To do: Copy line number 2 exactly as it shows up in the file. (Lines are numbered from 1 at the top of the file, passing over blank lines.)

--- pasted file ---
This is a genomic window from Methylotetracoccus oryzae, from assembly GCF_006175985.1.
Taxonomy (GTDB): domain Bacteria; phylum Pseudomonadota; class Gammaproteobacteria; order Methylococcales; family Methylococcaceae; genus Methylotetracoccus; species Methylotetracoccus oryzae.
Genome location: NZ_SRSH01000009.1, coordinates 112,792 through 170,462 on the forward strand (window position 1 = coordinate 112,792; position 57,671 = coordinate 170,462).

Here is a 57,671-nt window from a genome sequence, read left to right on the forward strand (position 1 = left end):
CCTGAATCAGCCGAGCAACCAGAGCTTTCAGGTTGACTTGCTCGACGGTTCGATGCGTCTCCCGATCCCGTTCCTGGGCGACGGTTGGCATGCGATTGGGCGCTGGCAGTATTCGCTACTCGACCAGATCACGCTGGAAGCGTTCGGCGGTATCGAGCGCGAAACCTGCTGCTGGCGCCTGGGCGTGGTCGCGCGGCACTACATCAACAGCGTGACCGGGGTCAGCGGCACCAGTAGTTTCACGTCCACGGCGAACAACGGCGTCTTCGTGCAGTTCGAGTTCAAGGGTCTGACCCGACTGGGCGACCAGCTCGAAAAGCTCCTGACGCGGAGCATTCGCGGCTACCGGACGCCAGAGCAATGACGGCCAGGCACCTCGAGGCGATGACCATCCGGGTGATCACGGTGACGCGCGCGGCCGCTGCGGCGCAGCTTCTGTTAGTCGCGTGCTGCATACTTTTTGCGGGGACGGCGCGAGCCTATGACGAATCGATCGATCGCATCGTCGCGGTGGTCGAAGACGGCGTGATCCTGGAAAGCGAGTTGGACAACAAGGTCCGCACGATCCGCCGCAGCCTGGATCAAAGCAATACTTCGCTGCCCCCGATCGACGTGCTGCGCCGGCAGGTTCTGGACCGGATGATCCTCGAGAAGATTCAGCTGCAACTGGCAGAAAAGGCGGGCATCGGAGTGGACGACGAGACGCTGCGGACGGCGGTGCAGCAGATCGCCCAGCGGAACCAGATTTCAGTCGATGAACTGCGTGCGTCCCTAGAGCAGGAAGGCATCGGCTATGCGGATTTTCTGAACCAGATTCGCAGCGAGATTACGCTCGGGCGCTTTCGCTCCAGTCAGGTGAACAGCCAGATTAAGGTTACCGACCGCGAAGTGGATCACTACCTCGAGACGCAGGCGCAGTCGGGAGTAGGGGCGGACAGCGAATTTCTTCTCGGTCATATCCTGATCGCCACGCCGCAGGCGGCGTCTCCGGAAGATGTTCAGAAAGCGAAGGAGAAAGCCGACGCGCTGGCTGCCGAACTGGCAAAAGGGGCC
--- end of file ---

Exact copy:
Taxonomy (GTDB): domain Bacteria; phylum Pseudomonadota; class Gammaproteobacteria; order Methylococcales; family Methylococcaceae; genus Methylotetracoccus; species Methylotetracoccus oryzae.